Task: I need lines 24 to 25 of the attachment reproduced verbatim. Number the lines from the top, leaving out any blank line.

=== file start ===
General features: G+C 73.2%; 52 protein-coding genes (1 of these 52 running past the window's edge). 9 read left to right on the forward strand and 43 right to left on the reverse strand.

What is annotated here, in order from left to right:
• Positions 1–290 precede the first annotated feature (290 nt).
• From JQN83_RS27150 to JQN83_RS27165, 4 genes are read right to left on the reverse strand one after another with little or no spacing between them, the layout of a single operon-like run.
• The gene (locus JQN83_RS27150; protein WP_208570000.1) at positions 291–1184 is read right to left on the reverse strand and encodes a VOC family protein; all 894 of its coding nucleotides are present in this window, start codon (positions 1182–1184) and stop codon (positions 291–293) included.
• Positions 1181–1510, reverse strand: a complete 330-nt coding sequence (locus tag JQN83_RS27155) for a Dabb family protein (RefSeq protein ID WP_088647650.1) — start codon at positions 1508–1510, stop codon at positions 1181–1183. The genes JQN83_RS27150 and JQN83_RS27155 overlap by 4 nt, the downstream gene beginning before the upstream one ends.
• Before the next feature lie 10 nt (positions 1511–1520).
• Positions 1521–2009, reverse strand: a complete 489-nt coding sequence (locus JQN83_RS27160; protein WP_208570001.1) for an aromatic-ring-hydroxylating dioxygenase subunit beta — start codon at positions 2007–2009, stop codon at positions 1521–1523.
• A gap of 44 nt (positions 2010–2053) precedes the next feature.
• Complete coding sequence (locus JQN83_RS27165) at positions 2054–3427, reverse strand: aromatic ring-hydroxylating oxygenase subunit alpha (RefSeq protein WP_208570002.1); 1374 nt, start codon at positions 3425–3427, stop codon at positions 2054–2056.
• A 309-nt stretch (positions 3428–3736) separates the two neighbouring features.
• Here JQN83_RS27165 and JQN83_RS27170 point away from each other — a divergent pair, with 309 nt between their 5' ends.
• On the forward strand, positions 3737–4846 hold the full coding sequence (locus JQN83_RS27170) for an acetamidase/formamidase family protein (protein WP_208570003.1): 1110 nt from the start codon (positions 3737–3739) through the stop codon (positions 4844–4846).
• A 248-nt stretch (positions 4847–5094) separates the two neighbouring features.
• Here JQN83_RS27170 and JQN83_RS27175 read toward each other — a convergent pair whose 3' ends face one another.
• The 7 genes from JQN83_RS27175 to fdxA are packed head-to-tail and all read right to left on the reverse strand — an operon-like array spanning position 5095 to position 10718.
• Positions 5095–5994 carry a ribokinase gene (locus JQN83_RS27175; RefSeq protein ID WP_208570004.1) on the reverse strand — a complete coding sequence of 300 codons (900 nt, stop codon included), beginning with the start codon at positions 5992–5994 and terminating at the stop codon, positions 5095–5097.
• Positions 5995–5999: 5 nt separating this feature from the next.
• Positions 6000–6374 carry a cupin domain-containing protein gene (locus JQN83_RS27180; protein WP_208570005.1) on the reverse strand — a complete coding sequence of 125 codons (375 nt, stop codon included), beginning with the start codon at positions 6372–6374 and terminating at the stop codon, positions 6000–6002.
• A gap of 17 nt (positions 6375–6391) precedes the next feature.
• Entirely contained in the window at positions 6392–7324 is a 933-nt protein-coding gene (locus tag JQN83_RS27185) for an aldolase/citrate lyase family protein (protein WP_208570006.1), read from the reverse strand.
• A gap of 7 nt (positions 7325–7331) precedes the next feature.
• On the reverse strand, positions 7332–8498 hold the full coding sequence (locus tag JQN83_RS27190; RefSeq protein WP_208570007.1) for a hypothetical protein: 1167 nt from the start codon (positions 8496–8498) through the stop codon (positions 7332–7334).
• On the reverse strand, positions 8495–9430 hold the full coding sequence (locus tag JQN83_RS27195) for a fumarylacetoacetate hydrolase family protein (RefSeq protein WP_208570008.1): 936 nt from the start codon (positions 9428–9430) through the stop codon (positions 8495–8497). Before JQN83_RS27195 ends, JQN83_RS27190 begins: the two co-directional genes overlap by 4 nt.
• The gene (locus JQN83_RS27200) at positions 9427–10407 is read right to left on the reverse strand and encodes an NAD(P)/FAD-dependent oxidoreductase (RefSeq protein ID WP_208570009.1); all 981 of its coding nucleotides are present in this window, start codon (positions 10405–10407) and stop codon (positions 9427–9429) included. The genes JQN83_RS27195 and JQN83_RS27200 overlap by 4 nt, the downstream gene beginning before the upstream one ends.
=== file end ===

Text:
• On the reverse strand, positions 8495–9430 hold the full coding sequence (locus tag JQN83_RS27195) for a fumarylacetoacetate hydrolase family protein (RefSeq protein WP_208570008.1): 936 nt from the start codon (positions 9428–9430) through the stop codon (positions 8495–8497). Before JQN83_RS27195 ends, JQN83_RS27190 begins: the two co-directional genes overlap by 4 nt.
• The gene (locus JQN83_RS27200) at positions 9427–10407 is read right to left on the reverse strand and encodes an NAD(P)/FAD-dependent oxidoreductase (RefSeq protein ID WP_208570009.1); all 981 of its coding nucleotides are present in this window, start codon (positions 10405–10407) and stop codon (positions 9427–9429) included. The genes JQN83_RS27195 and JQN83_RS27200 overlap by 4 nt, the downstream gene beginning before the upstream one ends.